I stayed at Hotel Deauville during my 24hr layover in Fort Lauderdale, a very nice hostel (despite the fact that the name says it is a hotel) that I would recommend to anyone who needs somewhere to cheap to stay in the area. Not only is it not too far from the airport, it is also two blocks from the public beach. Also if you’re ever in Fort Lauderdale, don’t take the public transportation – just take an uber. I took the public bus halfway to the hostel, and found myself out of place and overwhelmed as a solo woman with my two suitcases backpack and purse, so when it was time to get off and transfer to another bus, I just called an uber instead. My uber driver has a good friend who lives in Lima, so he got my contact information from me so that he could connect us 🙂 I guess whenever you are going to a city almost as big as NY you’re bound to make some connections along the way.

At the hostel, I made friends with a South African that arrived around the same time. We went and ate dinner together down the street and had lovely discussion. Oddly enough, we had a lot in common, both being from places where racial issues play such a large role in society and him having attended a boarding school and me having attended MSMS. Fun facts: in South Africa they call streetlights “robots” and crosswalks “zebra crossing.” Unfortunately, we did not exchange contact information that night and we missed each other in the morning during checkout. I had gone to the beach early that morning, so I assume he left while I was gone. It’s crazy to think that even today with so much social media, you can still have missed connections.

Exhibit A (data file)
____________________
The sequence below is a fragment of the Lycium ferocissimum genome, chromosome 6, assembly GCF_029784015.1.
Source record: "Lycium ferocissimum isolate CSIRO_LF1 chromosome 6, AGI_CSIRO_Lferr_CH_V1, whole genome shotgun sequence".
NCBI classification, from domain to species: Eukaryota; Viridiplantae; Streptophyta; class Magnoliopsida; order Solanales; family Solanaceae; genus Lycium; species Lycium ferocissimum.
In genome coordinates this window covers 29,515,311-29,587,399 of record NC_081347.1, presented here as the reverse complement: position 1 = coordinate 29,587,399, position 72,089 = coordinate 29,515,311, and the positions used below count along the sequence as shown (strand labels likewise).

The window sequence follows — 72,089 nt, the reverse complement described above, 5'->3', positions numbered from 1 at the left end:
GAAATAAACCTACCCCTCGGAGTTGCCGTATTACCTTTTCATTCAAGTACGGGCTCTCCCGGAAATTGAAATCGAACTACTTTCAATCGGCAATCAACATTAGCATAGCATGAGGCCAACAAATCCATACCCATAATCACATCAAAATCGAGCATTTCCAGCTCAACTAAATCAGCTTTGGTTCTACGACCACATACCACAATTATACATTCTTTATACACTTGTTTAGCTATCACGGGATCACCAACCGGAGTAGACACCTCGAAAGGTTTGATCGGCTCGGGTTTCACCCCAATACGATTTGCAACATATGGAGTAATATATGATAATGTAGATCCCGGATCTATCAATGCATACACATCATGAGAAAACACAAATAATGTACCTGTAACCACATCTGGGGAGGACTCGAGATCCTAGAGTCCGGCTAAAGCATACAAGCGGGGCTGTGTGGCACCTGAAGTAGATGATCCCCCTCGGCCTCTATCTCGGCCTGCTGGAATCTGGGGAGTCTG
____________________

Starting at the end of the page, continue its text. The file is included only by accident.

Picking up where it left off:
My host family picked me up from the airport when I arrived late that night. As I assumed from our email correspondence, they are as helpful and accommodating as I suspected. Yesterday, once the sun went down some (hace MUCHO calor), we went to the mercado a few blocks away to buy a few things I needed (champú, pasta de dientes, etc). They had a spare cell phone laying around (essentially a nokia) that they are lending me for the semester so that all I had to buy is the prepaid data chip. I will be using this phone to communicate with peruanos and my other to communicate with estadounidenses with WhatsApp in wifi. It was very helpful to have their assistance at the market for the first time I went.

As for the needing to have a return flight in order to go to Lima: I booked a flight and whenever I checked in for my flight to Lima at the airport, the kiosk asked for a return date but did not ask for any other form of proof.  After I made it to Lima, I cancled the return flight so I can book one at a later date when I better understand what date I want to leave and how far my money can stretch for tourist adventures.

They say that the journey is often more important than the destination, so I thought all of this would be important to include. I will post about my experiences in Peru at a later date.

The photo is the view of a church that I have from my room in Lima.